Adefendant is foreclosed from defending on the basis that his conduct supported one type of theft but that he was charged with another. State v. Jonusas, 269 Neb. 644, 694 N.W.2d 651 (2005). A defendant was not denied his right to due process when he was charged with theft by deception and tried for theft by unlawful taking or disposition. State v. Jonusas, 269 Neb. 644, 694 N.W.2d 651 (2005). This section creates a single offense of "theft" which may be committed by the violation of sections 28-509 to 28-517. State v. Jonusas, 269 Neb. 644, 694 N.W.2d 651 (2005). This section gives adequate notice to a defendant that he may be charged with one manner of theft and convicted of theft by a different manner. State v. Jonusas, 269 Neb. 644, 694 N.W.2d 651 (2005). This section has subsumed various forms of unlawful acquisitive behavior into a single offense of theft which may be committed by taking part in any one of several activities described in sections 28-509 to 28-517. State v. Jonusas, 269 Neb. 644, 694 N.W.2d 651 (2005). This section provides that the offense of theft may be supported by evidence that it was committed via any manner described in sections 28-509 to 28-517, regardless of the manner by which the information alleges the theft occurred. State v. Jonusas, 269 Neb. 644, 694 N.W.2d 651 (2005). The first sentence of this section does not purport to define but a single crime for which only one punishment may be imposed, as evidenced by the sundry statutes defining a variety of conduct as constituting thefts subjecting one to different consequences. State v. Schwab, 235 Neb. 972, 458 N.W.2d 459 (1990).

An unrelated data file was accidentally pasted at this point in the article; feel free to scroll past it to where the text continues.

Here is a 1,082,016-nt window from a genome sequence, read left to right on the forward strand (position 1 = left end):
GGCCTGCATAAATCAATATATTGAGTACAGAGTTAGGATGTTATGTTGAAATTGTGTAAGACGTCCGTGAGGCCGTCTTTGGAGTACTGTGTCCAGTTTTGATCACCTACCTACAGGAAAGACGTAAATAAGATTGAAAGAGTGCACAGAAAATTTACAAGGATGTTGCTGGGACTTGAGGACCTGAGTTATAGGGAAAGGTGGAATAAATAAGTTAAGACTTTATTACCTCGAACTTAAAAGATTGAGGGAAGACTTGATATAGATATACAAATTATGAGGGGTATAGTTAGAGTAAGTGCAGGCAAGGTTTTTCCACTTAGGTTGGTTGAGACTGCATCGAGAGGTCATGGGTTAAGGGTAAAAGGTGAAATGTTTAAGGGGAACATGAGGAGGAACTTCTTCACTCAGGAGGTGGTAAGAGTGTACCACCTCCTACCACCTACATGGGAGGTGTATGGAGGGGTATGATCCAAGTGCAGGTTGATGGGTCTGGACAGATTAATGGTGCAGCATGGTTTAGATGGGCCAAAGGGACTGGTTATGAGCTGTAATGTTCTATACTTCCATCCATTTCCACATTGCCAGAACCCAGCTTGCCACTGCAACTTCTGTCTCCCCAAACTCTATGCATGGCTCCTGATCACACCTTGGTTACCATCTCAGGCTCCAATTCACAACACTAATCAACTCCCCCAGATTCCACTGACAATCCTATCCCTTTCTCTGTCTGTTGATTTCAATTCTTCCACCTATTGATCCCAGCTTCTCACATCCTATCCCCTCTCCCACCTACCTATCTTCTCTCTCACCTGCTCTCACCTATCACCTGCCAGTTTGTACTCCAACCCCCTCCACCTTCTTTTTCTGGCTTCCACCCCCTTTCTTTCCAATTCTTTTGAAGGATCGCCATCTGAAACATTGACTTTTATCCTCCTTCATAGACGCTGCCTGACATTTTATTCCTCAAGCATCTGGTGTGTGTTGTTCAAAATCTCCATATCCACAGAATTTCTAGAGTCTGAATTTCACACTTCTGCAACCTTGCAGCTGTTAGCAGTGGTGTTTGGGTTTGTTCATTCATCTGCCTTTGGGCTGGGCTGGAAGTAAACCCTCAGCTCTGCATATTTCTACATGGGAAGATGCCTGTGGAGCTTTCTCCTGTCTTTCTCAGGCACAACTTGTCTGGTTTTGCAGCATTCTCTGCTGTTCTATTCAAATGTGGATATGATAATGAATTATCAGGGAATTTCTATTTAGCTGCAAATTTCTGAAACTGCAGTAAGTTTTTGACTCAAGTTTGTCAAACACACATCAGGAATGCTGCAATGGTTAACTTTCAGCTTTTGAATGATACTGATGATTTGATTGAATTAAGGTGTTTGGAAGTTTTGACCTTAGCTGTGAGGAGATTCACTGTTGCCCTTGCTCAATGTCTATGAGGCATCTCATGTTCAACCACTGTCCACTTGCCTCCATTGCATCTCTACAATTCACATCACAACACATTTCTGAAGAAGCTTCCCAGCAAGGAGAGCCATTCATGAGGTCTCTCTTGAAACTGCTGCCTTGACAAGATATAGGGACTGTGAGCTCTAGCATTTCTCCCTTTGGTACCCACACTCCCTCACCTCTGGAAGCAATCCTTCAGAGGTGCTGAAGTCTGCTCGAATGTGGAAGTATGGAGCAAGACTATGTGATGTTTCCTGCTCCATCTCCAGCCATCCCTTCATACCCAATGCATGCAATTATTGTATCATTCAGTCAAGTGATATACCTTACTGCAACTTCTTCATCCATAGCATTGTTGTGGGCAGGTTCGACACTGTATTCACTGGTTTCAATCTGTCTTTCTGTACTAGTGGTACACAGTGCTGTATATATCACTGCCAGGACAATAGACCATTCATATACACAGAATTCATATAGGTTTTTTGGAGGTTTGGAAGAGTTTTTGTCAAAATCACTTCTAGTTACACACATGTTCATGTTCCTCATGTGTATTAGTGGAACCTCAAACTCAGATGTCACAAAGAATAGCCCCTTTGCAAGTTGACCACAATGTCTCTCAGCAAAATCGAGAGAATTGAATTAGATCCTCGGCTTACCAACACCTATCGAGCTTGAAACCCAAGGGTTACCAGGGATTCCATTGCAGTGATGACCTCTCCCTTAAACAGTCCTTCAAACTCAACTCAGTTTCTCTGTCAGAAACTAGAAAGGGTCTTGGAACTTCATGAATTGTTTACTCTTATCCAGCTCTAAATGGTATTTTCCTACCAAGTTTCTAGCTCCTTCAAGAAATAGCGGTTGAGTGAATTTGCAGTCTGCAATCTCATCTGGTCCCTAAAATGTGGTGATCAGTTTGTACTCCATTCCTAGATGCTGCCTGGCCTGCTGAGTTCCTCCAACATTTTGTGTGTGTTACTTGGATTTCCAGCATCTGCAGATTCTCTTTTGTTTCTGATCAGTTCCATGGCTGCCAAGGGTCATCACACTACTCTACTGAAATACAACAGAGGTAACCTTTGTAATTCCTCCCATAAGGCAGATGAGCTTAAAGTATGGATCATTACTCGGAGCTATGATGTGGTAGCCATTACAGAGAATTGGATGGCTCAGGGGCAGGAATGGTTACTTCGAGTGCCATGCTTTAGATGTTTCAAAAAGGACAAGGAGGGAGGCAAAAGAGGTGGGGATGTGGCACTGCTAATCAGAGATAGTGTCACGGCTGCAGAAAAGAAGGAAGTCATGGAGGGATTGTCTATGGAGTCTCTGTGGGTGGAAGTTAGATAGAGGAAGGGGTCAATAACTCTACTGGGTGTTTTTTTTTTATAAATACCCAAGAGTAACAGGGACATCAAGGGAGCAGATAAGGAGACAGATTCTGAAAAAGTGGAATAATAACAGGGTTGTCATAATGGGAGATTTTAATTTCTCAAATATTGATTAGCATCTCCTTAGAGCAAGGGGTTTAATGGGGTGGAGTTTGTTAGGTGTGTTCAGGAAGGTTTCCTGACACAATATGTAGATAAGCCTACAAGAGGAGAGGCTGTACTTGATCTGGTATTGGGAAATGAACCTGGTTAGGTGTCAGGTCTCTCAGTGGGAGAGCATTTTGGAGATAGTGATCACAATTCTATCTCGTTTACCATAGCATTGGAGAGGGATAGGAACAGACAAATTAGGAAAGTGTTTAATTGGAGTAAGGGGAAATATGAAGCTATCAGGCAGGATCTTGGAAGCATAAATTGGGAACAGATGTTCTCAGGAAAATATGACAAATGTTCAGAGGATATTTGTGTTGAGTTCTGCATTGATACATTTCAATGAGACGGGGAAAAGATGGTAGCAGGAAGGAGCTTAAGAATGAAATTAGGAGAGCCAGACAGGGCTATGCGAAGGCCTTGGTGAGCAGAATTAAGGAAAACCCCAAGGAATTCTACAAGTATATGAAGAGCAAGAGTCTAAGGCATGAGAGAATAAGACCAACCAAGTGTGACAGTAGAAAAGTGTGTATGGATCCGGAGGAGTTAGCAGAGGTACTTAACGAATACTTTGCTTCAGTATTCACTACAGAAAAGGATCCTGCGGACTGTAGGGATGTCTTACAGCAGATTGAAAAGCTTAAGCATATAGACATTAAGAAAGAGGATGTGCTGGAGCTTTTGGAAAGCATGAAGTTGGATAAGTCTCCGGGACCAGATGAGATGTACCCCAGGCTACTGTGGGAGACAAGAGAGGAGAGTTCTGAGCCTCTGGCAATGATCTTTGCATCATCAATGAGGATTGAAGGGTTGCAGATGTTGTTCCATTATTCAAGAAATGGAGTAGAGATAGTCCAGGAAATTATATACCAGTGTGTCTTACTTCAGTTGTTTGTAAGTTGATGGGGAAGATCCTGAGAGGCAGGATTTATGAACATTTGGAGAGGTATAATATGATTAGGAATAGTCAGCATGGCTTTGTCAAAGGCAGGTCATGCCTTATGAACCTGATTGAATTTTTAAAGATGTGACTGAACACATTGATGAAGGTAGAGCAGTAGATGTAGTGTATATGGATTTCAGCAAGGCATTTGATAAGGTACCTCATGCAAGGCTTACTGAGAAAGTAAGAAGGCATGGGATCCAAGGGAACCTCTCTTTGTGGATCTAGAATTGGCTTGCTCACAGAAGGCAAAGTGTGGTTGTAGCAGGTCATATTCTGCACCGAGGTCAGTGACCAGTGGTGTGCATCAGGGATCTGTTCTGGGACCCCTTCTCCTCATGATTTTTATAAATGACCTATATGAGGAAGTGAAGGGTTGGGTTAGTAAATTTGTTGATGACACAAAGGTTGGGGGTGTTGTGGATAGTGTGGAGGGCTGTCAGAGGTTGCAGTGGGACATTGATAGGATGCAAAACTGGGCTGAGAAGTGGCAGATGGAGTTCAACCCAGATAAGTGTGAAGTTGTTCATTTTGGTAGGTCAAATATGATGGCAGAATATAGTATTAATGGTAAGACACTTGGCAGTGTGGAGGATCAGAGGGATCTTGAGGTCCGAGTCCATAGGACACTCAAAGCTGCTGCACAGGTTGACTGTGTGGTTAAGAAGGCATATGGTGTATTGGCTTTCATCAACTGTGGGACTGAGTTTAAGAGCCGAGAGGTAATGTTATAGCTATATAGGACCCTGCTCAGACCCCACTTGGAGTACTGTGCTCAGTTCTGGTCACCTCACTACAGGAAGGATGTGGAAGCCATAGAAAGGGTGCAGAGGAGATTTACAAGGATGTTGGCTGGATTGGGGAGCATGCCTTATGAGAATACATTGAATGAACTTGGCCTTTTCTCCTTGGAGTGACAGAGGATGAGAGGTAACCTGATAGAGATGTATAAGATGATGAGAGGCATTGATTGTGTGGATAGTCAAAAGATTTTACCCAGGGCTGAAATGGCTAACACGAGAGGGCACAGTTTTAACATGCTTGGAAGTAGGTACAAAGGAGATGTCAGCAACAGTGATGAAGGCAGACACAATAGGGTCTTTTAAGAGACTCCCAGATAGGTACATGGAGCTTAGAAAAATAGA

28-511.   Theft by unlawful taking or disposition.
(1) A person is guilty of theft if he or she takes, or exercises control over, movable property of another with the intent to deprive him or her thereof.

(2) A person is guilty of theft if he or she transfers immovable property of another or any interest therein with the intent to benefit himself or herself or another not entitled thereto.

(3) Except as provided in subsection (4) of this section, it shall be presumed that a lessee's failure to return leased or rented movable property to the lessor after the expiration of a written lease or written rental agreement is done with intent to deprive if such lessee has been mailed notice by certified mail that such lease or rental agreement has expired and he or she has failed within ten days after such notice to return such property.